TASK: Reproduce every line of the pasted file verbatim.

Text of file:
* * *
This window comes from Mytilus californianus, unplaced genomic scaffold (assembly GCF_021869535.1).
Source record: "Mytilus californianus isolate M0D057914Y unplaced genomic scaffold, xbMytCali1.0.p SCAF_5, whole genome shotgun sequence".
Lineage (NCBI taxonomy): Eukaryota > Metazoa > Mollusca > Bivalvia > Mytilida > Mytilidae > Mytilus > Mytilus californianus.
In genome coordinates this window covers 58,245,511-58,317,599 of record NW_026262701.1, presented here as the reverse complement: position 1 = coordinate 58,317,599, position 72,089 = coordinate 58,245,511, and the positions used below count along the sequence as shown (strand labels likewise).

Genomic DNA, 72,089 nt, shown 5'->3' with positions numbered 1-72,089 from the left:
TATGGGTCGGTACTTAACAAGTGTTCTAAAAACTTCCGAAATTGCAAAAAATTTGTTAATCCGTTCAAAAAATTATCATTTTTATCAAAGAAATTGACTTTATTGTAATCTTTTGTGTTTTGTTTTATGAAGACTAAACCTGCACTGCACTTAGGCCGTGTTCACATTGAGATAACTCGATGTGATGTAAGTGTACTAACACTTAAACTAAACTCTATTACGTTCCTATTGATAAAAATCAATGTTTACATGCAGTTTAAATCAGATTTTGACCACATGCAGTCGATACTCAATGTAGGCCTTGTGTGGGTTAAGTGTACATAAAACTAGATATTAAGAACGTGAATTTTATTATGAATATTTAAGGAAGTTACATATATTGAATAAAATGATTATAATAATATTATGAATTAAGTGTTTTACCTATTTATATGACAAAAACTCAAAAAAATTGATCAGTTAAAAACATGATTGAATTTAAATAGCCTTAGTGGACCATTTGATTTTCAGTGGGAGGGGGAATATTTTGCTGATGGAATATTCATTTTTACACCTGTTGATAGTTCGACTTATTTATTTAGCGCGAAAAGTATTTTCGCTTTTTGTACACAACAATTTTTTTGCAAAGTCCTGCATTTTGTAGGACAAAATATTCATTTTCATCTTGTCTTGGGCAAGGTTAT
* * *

This window comes from Mytilus californianus, unplaced genomic scaffold (assembly GCF_021869535.1).
Source record: "Mytilus californianus isolate M0D057914Y unplaced genomic scaffold, xbMytCali1.0.p SCAF_5, whole genome shotgun sequence".
Lineage (NCBI taxonomy): Eukaryota > Metazoa > Mollusca > Bivalvia > Mytilida > Mytilidae > Mytilus > Mytilus californianus.
In genome coordinates this window covers 58,245,511-58,317,599 of record NW_026262701.1, presented here as the reverse complement: position 1 = coordinate 58,317,599, position 72,089 = coordinate 58,245,511, and the positions used below count along the sequence as shown (strand labels likewise).

Genomic DNA, 72,089 nt, shown 5'->3' with positions numbered 1-72,089 from the left:
TATGGGTCGGTACTTAACAAGTGTTCTAAAAACTTCCGAAATTGCAAAAAATTTGTTAATCCGTTCAAAAAATTATCATTTTTATCAAAGAAATTGACTTTATTGTAATCTTTTGTGTTTTGTTTTATGAAGACTAAACCTGCACTGCACTTAGGCCGTGTTCACATTGAGATAACTCGATGTGATGTAAGTGTACTAACACTTAAACTAAACTCTATTACGTTCCTATTGATAAAAATCAATGTTTACATGCAGTTTAAATCAGATTTTGACCACATGCAGTCGATACTCAATGTAGGCCTTGTGTGGGTTAAGTGTACATAAAACTAGATATTAAGAACGTGAATTTTATTATGAATATTTAAGGAAGTTACATATATTGAATAAAATGATTATAATAATATTATGAATTAAGTGTTTTACCTATTTATATGACAAAAACTCAAAAAAATTGATCAGTTAAAAACATGATTGAATTTAAATAGCCTTAGTGGACCATTTGATTTTCAGTGGGAGGGGGAATATTTTGCTGATGGAATATTCATTTTTACACCTGTTGATAGTTCGACTTATTTATTTAGCGCGAAAAGTATTTTCGCTTTTTGTACACAACAATTTTTTTGCAAAGTCCTGCATTTTGTAGGACAAAATATTCATTTTCATCTTGTCTTGGGCAAGGTTAT